There’s no disputing that mushrooms are an extremely nourishing food, with different nutrients and compounds that make them an awesome choice to add to your diet. But are mushrooms a good source of protein? Today on the blog, we’re talking through the benefits of mushrooms and their protein content.
Mushrooms actually come in a wide variety of types, which we’ll detail below. They’ve been used for years to add flavor to recipes. They are a fungi, but are typically considered a vegetable. The most common types found in the grocery store include:
- Button (white)
Not surprisingly, they all have a different appearance and different flavor.
What are the benefits of mushrooms?
Mushrooms have a whole host of benefits and are even considered to help fight cancer. We’re detailing a few of the most impressive mushroom benefits below:
- They may fight the growth of cancer cells – mushrooms help increase natural killer cells, which support the immune system and destroy cancerous cells. Mushrooms also have a variety of other protective anti-cancer compounds.
- They protect heart health by helping to raise HDL cholesterol and decreasing the production of cholesterol in the liver. The phytonutrients they contain also support heart health.
- They boost the immune system
- They contain an important fiber, beta-glucan, that has been linked to more balanced blood sugar and improved heart health.
And this is only a very small sampling of the benefits!
How much protein is in mushrooms?
Benefits aside, are mushrooms a good source of protein? To some degree, this depends on whether or not you eat animal protein. That’s because animal protein will always contain the most protein per ounce of any food. In other words – it’s all relative! But in the world of plants, mushrooms are a pretty good source of protein!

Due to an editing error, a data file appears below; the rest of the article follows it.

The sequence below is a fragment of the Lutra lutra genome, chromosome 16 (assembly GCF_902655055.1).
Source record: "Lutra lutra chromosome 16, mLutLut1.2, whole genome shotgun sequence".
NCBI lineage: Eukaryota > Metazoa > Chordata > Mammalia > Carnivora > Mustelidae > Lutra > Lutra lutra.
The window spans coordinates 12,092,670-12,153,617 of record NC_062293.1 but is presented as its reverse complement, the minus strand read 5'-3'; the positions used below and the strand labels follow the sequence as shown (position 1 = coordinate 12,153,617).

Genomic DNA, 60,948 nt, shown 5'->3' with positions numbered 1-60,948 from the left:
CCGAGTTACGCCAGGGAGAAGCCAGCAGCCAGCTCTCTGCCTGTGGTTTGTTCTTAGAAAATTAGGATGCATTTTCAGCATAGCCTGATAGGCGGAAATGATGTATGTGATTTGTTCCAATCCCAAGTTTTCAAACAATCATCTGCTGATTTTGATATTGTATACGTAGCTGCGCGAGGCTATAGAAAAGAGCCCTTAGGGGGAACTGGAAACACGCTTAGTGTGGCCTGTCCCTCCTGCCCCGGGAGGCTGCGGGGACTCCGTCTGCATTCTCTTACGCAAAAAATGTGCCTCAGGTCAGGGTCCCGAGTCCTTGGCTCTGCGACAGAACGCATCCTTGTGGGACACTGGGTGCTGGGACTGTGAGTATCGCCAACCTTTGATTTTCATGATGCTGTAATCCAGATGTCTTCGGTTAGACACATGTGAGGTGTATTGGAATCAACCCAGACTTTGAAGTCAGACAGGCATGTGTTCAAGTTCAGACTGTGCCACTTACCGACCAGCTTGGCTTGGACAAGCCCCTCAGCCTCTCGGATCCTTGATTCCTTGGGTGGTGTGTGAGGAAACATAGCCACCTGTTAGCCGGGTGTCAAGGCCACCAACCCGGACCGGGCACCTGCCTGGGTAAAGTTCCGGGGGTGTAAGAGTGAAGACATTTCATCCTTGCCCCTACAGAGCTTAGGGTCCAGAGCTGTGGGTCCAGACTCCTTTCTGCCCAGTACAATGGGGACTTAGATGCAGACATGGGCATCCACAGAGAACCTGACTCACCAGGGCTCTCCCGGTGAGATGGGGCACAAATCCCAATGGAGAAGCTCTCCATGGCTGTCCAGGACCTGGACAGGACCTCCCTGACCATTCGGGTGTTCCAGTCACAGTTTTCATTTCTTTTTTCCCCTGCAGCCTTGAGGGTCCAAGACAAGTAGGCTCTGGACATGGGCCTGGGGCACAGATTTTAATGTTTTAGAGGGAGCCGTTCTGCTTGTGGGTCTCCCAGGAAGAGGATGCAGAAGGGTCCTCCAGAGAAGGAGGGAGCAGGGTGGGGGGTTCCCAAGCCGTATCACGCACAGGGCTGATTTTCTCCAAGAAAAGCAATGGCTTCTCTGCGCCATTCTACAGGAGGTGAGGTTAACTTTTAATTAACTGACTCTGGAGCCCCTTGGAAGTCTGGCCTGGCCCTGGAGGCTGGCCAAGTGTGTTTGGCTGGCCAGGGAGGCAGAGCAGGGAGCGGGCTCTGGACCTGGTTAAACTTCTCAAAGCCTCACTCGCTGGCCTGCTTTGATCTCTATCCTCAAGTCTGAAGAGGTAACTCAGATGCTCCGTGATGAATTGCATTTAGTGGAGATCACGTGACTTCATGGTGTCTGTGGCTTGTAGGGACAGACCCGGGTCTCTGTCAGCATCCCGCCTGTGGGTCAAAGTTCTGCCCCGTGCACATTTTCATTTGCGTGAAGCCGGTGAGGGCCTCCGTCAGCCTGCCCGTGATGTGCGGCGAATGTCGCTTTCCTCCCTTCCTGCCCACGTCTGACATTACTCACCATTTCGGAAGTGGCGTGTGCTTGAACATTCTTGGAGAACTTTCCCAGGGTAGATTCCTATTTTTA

While it depends on the type of mushroom, they generally contain between 2-3g of protein per cup. They’re far from a high-protein food, even in the plant realm (options like beans or legumes win the battle here). But, the difference between mushrooms and other plant sources of protein is that mushrooms contain a wide-array of amino acids and are highly bioavailable, much in the same way that meat is. This means that your body is better able to utilize the protein in mushrooms compared to other plant foods.
This is a fascinating component of the story of mushrooms that are often overlooked! Moral of the story? Don’t rely on mushrooms as your only source of protein, but they can be a great addition to your diet.
If you want to skip the shopping and prep, leaving the cooking to us here at Snap Kitchen, we’ve got you. Try our customer-favorite spaghetti bolognese or our romesco chicken for a healthy dose of superfood mushrooms with your next meal.